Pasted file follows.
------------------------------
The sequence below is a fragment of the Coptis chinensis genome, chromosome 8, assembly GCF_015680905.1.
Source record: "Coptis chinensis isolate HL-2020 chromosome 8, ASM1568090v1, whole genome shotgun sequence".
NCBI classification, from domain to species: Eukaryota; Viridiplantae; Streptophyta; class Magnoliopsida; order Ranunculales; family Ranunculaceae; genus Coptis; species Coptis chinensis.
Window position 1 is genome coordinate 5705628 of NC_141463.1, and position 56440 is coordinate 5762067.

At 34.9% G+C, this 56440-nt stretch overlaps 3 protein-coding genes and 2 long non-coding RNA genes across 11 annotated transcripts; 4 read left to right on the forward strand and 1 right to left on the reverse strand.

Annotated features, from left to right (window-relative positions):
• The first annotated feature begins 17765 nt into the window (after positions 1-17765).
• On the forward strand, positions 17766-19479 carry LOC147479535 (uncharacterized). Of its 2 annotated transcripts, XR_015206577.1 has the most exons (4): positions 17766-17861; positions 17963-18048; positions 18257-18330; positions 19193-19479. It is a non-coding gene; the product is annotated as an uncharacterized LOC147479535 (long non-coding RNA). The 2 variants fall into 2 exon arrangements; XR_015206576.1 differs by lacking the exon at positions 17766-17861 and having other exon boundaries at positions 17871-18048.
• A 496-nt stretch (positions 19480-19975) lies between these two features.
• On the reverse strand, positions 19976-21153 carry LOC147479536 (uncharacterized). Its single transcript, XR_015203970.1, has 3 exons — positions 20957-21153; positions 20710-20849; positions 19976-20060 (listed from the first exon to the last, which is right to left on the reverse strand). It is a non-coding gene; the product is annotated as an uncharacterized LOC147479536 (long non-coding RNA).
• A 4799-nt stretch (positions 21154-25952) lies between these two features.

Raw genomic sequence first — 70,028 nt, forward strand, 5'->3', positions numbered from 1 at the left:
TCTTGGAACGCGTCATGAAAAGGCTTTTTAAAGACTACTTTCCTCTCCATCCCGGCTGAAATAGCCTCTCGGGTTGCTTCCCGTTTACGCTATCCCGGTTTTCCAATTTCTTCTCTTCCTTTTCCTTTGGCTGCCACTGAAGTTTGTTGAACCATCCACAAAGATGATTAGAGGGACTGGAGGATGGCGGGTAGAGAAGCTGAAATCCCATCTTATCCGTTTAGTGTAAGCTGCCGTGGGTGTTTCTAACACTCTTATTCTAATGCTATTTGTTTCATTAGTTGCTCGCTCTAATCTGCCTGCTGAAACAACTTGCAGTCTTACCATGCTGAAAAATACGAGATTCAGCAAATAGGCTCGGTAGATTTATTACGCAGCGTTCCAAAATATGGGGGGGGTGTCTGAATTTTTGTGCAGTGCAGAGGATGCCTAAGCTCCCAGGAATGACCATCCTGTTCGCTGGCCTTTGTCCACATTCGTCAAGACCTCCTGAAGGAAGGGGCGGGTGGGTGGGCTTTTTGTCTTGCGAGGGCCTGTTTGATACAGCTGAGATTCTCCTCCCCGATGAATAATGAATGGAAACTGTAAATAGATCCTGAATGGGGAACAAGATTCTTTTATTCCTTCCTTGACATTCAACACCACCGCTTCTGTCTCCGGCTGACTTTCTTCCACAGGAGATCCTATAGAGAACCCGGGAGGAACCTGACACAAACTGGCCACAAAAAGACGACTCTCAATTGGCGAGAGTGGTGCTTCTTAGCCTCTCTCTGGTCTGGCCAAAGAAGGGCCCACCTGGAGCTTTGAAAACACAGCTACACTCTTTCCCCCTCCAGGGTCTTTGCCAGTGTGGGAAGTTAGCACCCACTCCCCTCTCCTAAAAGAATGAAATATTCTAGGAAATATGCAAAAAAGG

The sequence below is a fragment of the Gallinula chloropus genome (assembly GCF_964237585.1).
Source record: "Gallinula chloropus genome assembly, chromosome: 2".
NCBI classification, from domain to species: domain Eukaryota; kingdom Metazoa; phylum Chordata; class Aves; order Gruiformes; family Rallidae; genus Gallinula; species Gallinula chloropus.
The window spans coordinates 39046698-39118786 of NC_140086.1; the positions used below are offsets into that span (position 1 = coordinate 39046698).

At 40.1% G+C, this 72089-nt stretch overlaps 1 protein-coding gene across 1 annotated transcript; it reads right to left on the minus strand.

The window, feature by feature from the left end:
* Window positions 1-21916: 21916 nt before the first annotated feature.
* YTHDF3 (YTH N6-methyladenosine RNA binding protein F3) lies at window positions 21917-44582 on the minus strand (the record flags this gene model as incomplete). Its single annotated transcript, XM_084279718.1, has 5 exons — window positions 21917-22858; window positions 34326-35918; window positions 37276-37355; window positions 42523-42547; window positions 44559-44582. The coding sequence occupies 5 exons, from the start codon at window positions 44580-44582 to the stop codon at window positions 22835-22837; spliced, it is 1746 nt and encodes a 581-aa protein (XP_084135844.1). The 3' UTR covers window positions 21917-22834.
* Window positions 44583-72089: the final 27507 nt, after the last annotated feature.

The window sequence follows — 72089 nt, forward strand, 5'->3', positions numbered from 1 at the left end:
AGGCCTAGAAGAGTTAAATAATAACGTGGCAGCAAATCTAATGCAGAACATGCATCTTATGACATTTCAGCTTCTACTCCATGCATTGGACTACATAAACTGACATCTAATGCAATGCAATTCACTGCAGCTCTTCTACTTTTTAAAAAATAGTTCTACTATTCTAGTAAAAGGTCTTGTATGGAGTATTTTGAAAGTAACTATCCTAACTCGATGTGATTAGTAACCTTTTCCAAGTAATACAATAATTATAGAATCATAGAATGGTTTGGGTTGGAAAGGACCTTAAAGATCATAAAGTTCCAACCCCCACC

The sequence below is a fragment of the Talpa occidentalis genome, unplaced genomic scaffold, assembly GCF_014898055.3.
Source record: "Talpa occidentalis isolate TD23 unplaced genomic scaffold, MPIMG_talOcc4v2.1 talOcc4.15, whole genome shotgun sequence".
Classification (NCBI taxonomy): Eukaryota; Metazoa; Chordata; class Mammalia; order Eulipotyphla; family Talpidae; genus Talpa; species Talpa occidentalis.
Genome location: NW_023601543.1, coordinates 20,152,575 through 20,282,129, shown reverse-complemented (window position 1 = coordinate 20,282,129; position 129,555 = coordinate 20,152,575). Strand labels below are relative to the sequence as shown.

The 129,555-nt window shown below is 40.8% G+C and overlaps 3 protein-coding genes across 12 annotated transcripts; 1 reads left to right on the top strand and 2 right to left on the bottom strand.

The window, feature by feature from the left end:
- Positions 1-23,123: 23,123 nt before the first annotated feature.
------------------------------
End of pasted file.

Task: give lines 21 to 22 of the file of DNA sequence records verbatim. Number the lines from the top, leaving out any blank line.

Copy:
* YTHDF3 (YTH N6-methyladenosine RNA binding protein F3) lies at window positions 21917-44582 on the minus strand (the record flags this gene model as incomplete). Its single annotated transcript, XM_084279718.1, has 5 exons — window positions 21917-22858; window positions 34326-35918; window positions 37276-37355; window positions 42523-42547; window positions 44559-44582. The coding sequence occupies 5 exons, from the start codon at window positions 44580-44582 to the stop codon at window positions 22835-22837; spliced, it is 1746 nt and encodes a 581-aa protein (XP_084135844.1). The 3' UTR covers window positions 21917-22834.
* Window positions 44583-72089: the final 27507 nt, after the last annotated feature.